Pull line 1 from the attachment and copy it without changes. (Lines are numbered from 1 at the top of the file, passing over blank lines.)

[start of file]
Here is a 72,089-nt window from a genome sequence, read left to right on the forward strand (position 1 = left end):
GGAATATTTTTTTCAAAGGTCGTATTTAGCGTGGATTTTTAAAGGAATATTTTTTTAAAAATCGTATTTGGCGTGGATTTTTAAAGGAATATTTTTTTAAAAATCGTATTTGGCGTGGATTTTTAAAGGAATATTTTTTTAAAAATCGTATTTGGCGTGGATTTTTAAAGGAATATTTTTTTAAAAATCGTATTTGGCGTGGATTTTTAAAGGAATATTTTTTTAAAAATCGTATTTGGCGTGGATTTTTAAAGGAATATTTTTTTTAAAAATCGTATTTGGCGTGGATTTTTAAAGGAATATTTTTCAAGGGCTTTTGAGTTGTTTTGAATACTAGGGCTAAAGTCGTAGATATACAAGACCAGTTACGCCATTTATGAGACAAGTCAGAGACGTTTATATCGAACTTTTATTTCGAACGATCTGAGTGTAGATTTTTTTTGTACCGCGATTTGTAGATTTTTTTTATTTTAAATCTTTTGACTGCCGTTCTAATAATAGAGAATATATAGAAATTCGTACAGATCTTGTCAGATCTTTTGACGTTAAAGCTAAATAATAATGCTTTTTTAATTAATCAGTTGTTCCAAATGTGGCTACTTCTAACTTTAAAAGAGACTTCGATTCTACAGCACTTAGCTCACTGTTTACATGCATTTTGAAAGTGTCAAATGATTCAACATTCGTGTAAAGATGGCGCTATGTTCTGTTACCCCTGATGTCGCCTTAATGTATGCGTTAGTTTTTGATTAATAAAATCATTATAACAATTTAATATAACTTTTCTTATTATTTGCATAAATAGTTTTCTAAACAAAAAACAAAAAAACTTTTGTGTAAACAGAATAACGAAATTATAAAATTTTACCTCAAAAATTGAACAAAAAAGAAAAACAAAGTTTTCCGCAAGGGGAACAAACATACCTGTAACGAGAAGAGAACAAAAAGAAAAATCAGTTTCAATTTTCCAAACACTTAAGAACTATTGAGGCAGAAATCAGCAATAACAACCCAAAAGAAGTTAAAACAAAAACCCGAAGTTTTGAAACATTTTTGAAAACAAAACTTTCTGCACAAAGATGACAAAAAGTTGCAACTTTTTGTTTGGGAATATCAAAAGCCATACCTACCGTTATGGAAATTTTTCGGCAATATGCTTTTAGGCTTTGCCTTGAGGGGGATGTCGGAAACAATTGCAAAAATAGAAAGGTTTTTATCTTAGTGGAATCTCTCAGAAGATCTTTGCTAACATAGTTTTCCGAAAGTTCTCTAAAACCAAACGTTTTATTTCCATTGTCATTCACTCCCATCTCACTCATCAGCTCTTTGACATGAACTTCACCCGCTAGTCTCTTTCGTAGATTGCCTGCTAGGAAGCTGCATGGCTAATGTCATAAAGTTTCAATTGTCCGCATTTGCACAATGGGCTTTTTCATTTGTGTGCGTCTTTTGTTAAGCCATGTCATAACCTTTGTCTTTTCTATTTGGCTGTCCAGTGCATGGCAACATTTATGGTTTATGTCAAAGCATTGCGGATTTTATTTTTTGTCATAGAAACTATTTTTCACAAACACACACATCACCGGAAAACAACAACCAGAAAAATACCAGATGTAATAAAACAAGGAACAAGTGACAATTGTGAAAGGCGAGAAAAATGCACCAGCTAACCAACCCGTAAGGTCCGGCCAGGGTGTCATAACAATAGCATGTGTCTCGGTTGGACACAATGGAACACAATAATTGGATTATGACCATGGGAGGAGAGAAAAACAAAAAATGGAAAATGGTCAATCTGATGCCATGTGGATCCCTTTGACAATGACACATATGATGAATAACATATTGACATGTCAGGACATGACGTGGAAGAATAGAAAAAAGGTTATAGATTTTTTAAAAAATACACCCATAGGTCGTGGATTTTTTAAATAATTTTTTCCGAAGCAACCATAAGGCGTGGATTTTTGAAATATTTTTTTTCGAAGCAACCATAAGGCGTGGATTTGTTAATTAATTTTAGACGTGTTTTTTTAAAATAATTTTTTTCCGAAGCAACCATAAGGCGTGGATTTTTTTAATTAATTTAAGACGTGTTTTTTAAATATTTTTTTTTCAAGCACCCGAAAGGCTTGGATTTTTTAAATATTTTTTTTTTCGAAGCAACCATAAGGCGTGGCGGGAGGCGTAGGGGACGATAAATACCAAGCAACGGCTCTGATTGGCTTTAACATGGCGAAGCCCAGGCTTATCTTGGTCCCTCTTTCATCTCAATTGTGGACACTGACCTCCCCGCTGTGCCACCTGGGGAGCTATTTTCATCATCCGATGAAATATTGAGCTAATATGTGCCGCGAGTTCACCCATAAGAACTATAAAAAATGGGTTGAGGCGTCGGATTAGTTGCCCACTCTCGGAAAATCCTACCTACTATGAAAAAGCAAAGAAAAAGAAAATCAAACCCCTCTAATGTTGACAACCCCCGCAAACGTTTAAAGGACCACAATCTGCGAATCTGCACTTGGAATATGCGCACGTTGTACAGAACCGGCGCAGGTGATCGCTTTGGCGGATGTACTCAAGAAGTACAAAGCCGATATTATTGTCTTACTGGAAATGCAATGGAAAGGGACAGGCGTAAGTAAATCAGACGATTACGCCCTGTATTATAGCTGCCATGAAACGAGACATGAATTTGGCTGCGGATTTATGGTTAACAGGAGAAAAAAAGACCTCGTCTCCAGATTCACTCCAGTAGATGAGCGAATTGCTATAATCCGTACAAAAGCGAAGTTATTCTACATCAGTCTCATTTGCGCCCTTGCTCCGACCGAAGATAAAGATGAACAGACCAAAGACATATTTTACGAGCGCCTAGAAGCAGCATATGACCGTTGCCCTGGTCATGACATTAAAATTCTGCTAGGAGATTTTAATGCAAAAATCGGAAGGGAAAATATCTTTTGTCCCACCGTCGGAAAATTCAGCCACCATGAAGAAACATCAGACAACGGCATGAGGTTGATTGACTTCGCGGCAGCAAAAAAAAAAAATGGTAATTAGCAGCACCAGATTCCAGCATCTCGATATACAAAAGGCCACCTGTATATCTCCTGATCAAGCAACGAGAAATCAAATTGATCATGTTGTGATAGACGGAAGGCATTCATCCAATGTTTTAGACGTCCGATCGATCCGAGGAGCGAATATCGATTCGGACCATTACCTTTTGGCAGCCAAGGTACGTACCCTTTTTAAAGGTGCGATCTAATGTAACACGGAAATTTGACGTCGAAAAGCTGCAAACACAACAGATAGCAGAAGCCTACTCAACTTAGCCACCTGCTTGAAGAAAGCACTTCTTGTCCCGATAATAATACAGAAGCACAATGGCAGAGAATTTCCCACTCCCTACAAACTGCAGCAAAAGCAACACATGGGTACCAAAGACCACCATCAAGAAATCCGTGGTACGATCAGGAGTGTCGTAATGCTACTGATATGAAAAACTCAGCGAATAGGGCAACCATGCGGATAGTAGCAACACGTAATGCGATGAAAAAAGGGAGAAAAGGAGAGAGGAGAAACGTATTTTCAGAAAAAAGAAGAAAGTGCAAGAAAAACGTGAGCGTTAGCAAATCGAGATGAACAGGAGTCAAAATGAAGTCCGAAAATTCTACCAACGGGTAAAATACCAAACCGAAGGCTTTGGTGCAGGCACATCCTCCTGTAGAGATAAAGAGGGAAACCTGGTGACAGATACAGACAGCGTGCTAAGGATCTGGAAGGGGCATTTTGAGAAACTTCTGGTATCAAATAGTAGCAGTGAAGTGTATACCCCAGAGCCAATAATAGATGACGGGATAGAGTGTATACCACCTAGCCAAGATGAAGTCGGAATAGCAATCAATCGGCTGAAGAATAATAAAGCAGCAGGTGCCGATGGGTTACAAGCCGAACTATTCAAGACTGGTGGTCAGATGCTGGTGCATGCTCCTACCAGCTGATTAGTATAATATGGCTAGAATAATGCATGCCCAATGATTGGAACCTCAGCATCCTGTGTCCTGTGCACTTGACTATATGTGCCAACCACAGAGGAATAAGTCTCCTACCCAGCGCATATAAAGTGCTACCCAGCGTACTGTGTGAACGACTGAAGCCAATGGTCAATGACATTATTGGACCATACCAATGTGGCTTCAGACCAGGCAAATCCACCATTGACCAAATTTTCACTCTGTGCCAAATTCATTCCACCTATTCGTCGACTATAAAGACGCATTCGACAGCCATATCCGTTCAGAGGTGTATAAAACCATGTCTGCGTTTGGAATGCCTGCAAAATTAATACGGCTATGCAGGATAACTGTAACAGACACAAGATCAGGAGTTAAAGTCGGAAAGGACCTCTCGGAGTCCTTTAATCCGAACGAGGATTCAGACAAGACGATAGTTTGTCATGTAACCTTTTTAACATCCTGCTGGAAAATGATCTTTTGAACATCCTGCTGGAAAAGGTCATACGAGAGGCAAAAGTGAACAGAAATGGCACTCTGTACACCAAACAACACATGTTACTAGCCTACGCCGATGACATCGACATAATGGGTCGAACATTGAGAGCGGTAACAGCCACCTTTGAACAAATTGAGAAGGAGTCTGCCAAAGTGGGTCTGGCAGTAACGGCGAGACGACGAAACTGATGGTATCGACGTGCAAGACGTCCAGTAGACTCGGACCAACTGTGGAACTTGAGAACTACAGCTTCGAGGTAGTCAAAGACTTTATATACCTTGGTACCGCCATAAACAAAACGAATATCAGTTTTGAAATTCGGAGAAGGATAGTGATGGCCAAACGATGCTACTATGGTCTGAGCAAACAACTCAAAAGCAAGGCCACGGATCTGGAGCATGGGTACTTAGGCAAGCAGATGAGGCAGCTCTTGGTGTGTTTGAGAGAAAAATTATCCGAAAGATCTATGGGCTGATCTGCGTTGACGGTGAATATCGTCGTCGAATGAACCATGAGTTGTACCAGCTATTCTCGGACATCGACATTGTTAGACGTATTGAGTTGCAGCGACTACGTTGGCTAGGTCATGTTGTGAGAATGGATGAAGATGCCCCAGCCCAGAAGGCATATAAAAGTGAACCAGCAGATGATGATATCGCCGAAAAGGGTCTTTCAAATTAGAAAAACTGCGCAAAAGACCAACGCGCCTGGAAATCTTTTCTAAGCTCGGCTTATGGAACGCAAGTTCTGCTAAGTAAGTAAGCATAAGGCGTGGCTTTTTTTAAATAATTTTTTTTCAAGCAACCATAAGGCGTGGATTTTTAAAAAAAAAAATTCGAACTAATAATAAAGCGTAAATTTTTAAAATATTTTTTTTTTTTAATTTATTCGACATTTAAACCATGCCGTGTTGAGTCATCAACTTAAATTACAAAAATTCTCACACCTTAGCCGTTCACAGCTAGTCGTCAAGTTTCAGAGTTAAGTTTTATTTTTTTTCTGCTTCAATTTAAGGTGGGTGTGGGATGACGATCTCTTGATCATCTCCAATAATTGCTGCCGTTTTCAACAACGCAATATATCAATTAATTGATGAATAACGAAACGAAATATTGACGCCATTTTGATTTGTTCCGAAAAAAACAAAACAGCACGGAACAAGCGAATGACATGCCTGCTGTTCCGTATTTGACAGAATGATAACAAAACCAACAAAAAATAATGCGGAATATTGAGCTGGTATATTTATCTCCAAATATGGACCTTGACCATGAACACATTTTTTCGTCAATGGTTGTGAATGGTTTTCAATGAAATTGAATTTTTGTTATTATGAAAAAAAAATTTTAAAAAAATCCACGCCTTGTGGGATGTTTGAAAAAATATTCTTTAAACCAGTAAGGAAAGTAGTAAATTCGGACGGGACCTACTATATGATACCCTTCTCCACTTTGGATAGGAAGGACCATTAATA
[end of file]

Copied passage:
Here is a 72,089-nt window from a genome sequence, read left to right on the forward strand (position 1 = left end):